And a scream, a horrible, gut-wrenching scream rose from the computer, making me clench my fist so hard Zeke's cross pierced the skin of my palm. I almost reached out and slammed the lid shut, but I forced myself not to move, to listen to Zeke's agony, until the scream finally died away and the sound of tortured breathing took its place.

"You should be very proud, little bird." Sarren's voice slithered out of the computer, cruel and soulless. "He's held out remarkably well. Better than I ever thought a human capable of. But I suspect he's reaching his limit. I wanted you to be here for his final moments, to realize just how much you've lost. It's only fair-you did take my arm, after all. A man can get very attached to his arm. Well, shall we get on with it, then?" There was a faint metallic clink, as if Sarren picked up something small and shiny. "Ezek iel," he crooned, his voice farther away now, moving around the table, "I have asked you this before, but perhaps now you are more inclined to talk to me, yes? How did you survive the virus? Where did you find a cure?"

"I...don't k now."

I bit my lip so hard I tasted blood. Zeke's voice was a choked whisper through gritted teeth. The smell of him surrounded me, seeping into my mind, and I saw him strapped to the table, eyes bright with pain, as Sarren loomed over him with something that glittered in the spotlight.

"You don't know?" Sarren repeated, his voice mockingly surprised. "Jackal gave me the impression that you were at death's door. Are you certain you don't remember?"

Behind me, Jackal swore. But before I could register what that meant, it was drowned out in the scream of anguish that came through the machine in front of me. I froze, my blood turning to ice, as I waited for it to stop. It didn't stop. For several long minutes, it ebbed and flowed, sometimes fading to breathless, gasping sobs, sometimes rising to piercing heights of agony. For a second, I was vaguely aware of Kanin standing rigid beside me, eyes closed as if he was remembering his own misery. But after a while, everything shrank down to the soul-destroying noise coming from the computer, the sounds of someone wanting to die.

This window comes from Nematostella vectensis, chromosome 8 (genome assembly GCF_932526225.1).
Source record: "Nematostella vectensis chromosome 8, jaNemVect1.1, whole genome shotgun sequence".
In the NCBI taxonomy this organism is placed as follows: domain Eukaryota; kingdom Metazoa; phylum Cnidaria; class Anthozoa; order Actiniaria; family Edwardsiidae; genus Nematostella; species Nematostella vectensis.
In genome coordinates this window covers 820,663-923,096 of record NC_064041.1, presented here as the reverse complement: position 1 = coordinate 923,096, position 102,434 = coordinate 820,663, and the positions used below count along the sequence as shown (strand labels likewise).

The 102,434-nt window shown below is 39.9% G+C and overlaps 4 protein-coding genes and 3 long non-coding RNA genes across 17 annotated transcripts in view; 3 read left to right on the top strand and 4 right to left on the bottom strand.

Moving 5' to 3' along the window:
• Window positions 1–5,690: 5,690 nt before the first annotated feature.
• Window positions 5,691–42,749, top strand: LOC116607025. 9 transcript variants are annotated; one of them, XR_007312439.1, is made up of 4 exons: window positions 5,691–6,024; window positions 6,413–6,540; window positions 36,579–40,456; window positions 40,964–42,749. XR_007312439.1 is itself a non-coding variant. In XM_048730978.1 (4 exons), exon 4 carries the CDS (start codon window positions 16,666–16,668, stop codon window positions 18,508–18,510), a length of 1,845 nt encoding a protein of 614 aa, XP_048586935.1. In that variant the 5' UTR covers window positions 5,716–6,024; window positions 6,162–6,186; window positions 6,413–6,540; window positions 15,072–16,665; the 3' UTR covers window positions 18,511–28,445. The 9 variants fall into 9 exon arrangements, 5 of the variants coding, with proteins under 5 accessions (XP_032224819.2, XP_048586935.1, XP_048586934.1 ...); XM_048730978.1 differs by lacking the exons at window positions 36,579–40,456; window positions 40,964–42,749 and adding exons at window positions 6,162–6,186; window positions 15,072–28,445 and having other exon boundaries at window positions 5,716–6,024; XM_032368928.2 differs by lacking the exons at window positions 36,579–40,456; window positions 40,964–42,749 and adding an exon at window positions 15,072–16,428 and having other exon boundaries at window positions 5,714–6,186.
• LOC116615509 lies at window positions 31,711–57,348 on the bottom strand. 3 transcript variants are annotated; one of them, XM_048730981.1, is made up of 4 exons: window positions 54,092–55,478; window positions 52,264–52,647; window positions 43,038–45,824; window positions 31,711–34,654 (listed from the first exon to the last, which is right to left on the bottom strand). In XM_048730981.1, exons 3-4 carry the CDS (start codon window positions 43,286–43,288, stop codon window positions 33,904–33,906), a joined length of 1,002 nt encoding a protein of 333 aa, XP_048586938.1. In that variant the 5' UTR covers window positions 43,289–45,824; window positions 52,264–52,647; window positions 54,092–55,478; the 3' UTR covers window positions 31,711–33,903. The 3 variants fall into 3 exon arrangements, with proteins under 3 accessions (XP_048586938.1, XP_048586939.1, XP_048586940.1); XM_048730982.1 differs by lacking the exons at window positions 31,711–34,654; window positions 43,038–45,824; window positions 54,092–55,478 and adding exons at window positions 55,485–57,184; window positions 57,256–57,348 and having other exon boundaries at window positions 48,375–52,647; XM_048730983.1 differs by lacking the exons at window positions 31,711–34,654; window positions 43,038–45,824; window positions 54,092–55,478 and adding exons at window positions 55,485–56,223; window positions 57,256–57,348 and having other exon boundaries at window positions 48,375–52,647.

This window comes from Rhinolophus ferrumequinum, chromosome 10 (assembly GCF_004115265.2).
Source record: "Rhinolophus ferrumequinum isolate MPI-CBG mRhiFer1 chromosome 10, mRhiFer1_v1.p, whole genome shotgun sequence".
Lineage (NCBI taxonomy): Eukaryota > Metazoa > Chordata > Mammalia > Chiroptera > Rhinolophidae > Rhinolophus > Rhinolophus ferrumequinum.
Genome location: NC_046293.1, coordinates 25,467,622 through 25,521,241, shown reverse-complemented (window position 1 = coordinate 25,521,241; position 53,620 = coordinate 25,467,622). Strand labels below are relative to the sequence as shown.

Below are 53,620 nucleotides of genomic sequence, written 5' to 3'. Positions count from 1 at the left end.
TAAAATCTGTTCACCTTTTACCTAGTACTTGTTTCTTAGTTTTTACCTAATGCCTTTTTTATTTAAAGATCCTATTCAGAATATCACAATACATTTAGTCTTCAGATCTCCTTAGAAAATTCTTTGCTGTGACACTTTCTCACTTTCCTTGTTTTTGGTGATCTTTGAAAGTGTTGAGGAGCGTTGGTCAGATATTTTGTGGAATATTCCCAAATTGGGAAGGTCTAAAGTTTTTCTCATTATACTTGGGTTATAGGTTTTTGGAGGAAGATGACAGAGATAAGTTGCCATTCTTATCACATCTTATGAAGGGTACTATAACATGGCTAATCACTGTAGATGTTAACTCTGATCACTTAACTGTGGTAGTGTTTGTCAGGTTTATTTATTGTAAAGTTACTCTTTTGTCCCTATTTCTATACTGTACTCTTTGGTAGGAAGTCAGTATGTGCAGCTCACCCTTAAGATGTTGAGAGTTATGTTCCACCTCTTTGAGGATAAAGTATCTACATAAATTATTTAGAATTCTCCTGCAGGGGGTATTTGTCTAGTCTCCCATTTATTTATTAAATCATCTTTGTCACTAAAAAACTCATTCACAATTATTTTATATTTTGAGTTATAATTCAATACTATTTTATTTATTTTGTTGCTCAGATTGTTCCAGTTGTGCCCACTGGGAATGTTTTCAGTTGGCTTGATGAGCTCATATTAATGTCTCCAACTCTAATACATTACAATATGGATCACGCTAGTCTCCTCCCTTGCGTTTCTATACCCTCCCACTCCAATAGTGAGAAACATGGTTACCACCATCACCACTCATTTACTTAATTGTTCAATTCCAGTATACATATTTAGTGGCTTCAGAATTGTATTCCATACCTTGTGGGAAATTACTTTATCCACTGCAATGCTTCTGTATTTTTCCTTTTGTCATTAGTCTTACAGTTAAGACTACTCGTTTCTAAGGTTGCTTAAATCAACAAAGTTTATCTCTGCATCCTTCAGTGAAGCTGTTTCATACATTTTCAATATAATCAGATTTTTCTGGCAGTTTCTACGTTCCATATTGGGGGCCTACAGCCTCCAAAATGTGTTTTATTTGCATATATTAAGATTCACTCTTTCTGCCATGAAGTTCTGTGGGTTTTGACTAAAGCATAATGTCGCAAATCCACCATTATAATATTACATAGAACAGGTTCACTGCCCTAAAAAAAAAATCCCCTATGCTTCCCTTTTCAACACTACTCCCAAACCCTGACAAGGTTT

Oh, God, Zeke. Tears streamed down my face; my hands were clenched so hard I could feel blood dripping from my palm. Please, just tell him. Just give him what he wants.

Finally, finally, it stopped. And Zeke's shuddering, gasping breaths were all that could be heard for a few moments.

"Now, Ezekiel," Sarren whispered, his voice dangerously calm. "One last time. Where did you find that cure? And if you lie to me, we can continue this all night. And the next. And the next. I have all the time in the world."

Zeke took several more ragged, panting breaths, and then, in a voice of utter pain and defeat, whispered, "Eden. The in Eden."

"Ahhhh," Sarren rasped. "Now we are getting somewhere. So, little prince, we are nearing the finish point at last. One more question, and then I will end your misery, and send you on to your reward. Would you like that? Would you like the hurting to stop?"

Zeke coughed, the sound bloody and painful. "Just...kill me," he whispered in a strangled voice. "Get it over with already."

"Soon, little prince. Soon. One question more." Sarren put down the tool with a clink. I could see him bending over Zeke, bringing his face very close as he whispered in a slow, deliberate voice, "Where is Eden?"

Zeke sucked in a breath, and didn't make any noise. Sarren waited several heartbeats, then chuckled.

"Oh, Ezekiel. You were doing so well. Don't stop now." Zeke still didn't say anything, and Sarren's voice turned ugly and terrifying. "Three seconds, little human. Before I make you wish you were never born. Before the pain you experienced up until this point will seem like a pleasant, halfremembered dream compared to what I am about to do. Be very certain this is what you want. One."